WARNING: The following article contains spoilers for Universal's Skyscraper, in theaters now.
Skyscraper is a disaster movie in the vein of The Towering Inferno, with a healthy dose of Die Hard thrown in. Like both films, the action takes place inside of a building, although in this case it's the architectural marvel known as The Pearl, which towers 3,500 feet above Hong Kong. There's a raging fire eating away mercilessly at the structure, but there are also criminals armed to the teeth who are after ... something. It actually takes us a while to find out what it is exactly that Skyscraper's antagonists are seeking. It may not be clear at the start, but the further we get into the film, the more their scheme begins to make sense.
As the movie's action begins, Kores Botha (Roland Møller) and his team of mercenaries break into The Pearl with a clear goal; their every move is calculated. They purposely start the fire that goes on to consume the top portion of the skyscraper, and they later become the adversaries of Dwayne Johnson's Will Sawyer, after deciding to go after his family in order to get to him. But what is Kores really after, and why did he go through so much trouble to get it? As it turns out, he has it out for one man, and it's surprisingly not Johnson's Sawyer. Rather, he's set his sights set on Zhao Long Ji (Chin Han), the creator of The Pearl.
As we come to learn late in the game, Zhao Long Ji was extorted for money when he first started construction of The Pearl. Building the tallest skyscraper in the world is not a quiet affair, after all, and Botha, a mercenary and enforcer for several crime syndicates, came knocking, asking for his cut. Seeing as how he had no choice, Ji agreed, but he used his hacking skills to trace every money transfer to Botha, finding every bank account he used around the globe, thereby exposing the identities of the members of the syndicates who employ him. Ji saved all of that information on his personal flash drive, as protection and insurance in case Botha would ever seek more money. If he were killed, the information would be made public, unless certain fail-safes were deactivated using the main flash drive.
When the crime syndicates learned their identities were at risk, Botha's life and reputation were placed in jeopardy, and the mercenary had little choice but to break into The Pearl to get his hands on thr flash drive. However, how does one find such a needle in a hyper-secure haystack? Well, according to Botha's theory, the only way to discover what a man loves most is to set his house on fire. With The Pearl's security systems turned off by his associates, Botha lights The Pearl on fire, and simply waits for Ji to run for the one thing that is most important to him.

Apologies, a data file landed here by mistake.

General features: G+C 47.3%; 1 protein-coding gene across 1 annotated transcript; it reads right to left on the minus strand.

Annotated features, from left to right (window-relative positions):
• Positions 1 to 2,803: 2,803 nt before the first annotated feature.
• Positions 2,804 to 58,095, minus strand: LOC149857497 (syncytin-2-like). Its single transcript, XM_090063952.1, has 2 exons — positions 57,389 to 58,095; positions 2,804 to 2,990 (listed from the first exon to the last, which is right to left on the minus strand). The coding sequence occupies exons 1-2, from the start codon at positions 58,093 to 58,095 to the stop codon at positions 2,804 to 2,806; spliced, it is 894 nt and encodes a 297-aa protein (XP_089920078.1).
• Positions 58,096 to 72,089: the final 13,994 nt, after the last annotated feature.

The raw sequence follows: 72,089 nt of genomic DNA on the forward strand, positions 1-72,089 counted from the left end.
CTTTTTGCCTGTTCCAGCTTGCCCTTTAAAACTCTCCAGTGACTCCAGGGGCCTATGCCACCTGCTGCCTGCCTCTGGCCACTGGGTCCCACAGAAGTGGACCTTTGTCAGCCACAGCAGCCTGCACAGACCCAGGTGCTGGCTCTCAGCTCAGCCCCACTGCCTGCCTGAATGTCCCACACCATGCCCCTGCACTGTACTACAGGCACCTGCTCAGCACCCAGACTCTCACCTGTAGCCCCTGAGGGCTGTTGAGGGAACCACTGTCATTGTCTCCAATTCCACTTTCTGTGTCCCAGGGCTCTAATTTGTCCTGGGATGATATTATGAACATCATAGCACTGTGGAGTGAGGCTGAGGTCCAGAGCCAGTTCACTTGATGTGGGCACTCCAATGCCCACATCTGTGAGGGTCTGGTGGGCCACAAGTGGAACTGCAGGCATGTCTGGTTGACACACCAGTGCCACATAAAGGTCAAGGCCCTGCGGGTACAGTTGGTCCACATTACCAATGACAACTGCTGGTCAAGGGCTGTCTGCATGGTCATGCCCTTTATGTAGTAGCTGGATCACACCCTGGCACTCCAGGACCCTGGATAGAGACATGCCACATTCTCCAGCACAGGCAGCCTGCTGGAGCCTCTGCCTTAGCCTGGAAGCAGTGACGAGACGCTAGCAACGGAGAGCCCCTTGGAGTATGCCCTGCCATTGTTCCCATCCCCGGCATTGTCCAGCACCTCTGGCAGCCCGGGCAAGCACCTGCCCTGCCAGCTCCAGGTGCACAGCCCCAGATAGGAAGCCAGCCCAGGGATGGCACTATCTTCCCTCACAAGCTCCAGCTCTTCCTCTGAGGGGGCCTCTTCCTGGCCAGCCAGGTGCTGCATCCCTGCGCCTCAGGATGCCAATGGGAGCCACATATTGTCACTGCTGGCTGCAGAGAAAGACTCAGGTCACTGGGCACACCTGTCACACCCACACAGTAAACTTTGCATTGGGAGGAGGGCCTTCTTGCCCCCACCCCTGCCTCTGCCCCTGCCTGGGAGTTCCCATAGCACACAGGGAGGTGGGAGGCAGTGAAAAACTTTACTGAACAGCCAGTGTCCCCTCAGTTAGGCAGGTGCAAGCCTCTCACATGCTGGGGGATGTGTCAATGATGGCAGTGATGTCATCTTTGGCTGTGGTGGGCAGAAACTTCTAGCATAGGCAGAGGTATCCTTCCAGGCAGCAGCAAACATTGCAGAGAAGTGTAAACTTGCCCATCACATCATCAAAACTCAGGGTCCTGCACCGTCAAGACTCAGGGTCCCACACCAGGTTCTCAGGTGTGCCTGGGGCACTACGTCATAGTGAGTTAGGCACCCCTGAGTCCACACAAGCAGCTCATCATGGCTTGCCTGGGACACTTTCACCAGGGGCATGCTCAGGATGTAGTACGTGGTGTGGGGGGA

The villain's plan hits the bullseye: Ji runs to his personal safe, and makes sure to secure the flash drive before trying to leave the blazing building by helicopter. Of course, Botha had predicted those actions, and ambushed Ji before he could board the vehicle. However, we also learn there was a second goal behind setting fire to The Pearl: Botha wanted to make Ji pay for his actions -- for making him look bad in the eyes of his associates -- and the only way to do that is to force him to watch as his most precious creation, The Pearl, burn to the ground.
The Towering Inferno's titular blaze was due to an electrical malfunction; there was no foul play. In Die Hard, Hans Gruber stormed the Natakomi Building to steal the fortune tinside. The two basic ideas were mixed into Skyscraper, but here, the villains had a slightly different goal: They were only trying to steal back information that belonged to them in the first place, and make sure that the person responsible paid dearly. Unfortunately for Dwayne Johnson's character and his family, they were simply at the wrong place at the wrong time. Botha went after the architect of The Pearl, but he was the architect of his own predicament.
In theaters now, writer/director Rawson Marshall Thurber’s Skyscraper stars Dwayne Johnson, Neve Campbell, Chin Han, Roland Møller, Noah Taylor, Byron Mann, Pablo Schreiber and Hannah Quinlivan.